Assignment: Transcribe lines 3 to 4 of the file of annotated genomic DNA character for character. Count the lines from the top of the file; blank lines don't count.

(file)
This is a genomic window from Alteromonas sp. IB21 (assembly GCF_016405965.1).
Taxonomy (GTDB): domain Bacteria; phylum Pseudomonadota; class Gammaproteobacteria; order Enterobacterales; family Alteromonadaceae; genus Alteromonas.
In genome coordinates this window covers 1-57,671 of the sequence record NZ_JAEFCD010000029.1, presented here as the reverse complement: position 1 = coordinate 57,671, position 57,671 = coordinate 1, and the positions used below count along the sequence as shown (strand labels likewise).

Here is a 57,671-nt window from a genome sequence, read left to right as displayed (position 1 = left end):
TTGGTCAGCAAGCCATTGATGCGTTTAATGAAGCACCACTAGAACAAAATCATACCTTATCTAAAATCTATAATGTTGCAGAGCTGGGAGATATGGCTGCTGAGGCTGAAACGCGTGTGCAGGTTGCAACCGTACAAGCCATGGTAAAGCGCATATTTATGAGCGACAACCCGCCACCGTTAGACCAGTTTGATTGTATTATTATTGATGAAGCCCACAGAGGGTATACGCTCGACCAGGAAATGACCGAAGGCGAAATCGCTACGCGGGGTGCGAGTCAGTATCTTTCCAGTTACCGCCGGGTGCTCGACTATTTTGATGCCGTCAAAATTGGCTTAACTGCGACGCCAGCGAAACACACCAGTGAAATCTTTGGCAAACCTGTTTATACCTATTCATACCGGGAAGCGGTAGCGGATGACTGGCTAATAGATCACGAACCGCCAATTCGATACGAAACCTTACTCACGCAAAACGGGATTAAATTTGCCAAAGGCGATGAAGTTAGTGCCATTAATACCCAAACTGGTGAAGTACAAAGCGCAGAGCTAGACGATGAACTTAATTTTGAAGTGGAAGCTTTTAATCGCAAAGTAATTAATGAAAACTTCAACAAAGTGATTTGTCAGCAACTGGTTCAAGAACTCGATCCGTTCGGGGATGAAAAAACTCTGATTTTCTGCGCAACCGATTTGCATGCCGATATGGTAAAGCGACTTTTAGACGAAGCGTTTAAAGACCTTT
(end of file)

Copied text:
In genome coordinates this window covers 1-57,671 of the sequence record NZ_JAEFCD010000029.1, presented here as the reverse complement: position 1 = coordinate 57,671, position 57,671 = coordinate 1, and the positions used below count along the sequence as shown (strand labels likewise).

Here is a 57,671-nt window from a genome sequence, read left to right as displayed (position 1 = left end):